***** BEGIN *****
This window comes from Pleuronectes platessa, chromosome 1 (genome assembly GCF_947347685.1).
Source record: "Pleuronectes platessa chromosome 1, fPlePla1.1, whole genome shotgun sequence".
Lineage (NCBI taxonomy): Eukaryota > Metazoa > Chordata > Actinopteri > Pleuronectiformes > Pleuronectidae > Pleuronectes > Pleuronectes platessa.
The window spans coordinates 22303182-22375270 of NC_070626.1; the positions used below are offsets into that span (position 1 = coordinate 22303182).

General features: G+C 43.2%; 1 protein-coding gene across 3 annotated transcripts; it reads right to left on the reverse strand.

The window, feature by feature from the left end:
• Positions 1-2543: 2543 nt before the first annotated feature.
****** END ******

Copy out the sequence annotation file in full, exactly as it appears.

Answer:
This window comes from Pleuronectes platessa, chromosome 1 (genome assembly GCF_947347685.1).
Source record: "Pleuronectes platessa chromosome 1, fPlePla1.1, whole genome shotgun sequence".
Lineage (NCBI taxonomy): Eukaryota > Metazoa > Chordata > Actinopteri > Pleuronectiformes > Pleuronectidae > Pleuronectes > Pleuronectes platessa.
The window spans coordinates 22303182-22375270 of NC_070626.1; the positions used below are offsets into that span (position 1 = coordinate 22303182).

General features: G+C 43.2%; 1 protein-coding gene across 3 annotated transcripts; it reads right to left on the reverse strand.

The window, feature by feature from the left end:
• Positions 1-2543: 2543 nt before the first annotated feature.